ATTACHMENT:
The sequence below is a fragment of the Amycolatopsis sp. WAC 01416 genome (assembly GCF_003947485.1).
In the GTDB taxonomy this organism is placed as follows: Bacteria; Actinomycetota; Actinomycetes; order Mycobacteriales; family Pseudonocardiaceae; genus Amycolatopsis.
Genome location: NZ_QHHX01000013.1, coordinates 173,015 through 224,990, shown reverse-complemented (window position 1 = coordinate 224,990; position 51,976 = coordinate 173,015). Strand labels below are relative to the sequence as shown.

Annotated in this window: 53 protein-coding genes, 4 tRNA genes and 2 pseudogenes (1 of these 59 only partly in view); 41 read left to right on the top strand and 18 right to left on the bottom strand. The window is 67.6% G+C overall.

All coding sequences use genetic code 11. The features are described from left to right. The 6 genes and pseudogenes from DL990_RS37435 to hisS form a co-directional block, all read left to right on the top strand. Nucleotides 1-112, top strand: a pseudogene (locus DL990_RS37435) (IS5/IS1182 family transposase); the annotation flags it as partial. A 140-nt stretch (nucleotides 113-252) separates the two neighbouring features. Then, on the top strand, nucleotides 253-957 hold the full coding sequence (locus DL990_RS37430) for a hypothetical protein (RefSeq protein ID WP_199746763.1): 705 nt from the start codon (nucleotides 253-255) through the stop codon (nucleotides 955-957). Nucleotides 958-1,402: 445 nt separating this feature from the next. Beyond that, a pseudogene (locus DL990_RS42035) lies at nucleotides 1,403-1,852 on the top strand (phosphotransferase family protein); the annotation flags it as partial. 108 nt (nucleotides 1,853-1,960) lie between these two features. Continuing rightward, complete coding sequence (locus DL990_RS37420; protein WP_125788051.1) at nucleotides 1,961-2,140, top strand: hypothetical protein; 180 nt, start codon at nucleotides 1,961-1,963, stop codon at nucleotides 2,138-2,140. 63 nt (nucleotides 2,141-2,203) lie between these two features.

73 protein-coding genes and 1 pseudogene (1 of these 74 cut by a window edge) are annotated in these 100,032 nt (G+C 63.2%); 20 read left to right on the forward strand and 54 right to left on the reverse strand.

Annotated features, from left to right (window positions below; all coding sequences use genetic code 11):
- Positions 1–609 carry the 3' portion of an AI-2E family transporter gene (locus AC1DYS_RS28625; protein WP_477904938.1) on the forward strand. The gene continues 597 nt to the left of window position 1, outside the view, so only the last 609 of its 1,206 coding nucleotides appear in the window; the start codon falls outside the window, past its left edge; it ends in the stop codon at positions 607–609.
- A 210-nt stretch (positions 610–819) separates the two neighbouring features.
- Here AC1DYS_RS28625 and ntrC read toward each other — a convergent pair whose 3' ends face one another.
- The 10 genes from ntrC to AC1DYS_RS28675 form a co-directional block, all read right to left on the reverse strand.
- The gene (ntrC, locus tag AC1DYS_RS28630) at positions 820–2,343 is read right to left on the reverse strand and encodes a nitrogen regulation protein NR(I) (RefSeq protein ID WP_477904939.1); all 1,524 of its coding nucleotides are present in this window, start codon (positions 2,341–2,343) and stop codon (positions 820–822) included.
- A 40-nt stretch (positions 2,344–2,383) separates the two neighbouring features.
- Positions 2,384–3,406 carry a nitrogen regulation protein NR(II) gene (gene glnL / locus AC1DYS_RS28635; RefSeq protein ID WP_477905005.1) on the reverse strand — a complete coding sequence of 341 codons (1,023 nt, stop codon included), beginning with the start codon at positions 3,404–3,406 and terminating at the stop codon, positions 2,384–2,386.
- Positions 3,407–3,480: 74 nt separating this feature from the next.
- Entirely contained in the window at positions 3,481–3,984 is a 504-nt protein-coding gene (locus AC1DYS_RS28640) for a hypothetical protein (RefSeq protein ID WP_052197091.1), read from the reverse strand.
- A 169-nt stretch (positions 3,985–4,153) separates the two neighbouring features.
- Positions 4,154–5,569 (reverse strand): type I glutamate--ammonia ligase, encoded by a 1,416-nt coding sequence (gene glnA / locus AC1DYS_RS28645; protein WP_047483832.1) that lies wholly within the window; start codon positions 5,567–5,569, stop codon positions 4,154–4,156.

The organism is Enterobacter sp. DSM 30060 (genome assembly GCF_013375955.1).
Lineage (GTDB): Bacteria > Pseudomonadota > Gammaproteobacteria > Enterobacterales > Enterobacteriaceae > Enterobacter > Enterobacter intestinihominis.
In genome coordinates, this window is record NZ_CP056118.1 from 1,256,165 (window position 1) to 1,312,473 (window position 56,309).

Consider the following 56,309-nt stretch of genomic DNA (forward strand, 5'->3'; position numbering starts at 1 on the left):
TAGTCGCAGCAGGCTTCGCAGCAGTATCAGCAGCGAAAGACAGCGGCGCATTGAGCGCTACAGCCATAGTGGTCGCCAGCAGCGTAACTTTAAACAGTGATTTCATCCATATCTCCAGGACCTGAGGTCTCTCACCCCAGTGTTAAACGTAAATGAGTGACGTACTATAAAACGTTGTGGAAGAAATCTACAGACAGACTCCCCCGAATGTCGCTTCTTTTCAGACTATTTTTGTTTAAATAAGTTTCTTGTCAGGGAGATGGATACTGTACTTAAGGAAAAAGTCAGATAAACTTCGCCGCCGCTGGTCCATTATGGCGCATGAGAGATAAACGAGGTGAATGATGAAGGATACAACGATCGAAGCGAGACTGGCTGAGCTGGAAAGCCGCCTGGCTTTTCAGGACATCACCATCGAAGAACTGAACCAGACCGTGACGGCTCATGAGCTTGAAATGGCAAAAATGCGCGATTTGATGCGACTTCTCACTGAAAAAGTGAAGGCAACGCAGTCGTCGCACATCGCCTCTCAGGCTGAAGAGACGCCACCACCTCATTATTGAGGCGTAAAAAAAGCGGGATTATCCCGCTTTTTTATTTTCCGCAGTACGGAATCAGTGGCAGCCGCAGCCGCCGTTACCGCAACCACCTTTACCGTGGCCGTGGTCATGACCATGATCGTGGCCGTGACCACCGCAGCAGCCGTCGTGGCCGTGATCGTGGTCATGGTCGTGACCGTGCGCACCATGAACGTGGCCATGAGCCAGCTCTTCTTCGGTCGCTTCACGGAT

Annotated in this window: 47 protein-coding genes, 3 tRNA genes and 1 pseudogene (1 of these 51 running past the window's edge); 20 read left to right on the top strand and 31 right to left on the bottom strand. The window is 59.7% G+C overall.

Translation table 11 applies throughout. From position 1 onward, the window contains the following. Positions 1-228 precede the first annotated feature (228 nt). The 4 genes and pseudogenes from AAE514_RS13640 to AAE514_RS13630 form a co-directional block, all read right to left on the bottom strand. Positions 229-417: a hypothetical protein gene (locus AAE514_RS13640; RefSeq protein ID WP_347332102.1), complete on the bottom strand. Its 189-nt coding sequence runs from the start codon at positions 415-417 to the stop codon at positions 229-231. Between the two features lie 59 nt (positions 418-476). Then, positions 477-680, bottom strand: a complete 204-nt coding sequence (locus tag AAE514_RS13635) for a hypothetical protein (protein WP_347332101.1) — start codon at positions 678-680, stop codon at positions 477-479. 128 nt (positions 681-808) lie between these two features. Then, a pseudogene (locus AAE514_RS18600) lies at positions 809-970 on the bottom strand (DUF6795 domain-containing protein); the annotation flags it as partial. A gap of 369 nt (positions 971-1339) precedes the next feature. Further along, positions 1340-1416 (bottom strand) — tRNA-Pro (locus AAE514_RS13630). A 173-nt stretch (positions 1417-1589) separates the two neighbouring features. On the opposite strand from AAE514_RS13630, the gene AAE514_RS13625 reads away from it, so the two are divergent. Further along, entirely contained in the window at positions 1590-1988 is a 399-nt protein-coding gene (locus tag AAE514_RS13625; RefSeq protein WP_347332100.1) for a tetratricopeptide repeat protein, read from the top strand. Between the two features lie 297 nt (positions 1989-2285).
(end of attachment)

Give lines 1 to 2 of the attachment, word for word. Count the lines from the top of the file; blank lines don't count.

The sequence below is a fragment of the Amycolatopsis sp. WAC 01416 genome (assembly GCF_003947485.1).
In the GTDB taxonomy this organism is placed as follows: Bacteria; Actinomycetota; Actinomycetes; order Mycobacteriales; family Pseudonocardiaceae; genus Amycolatopsis.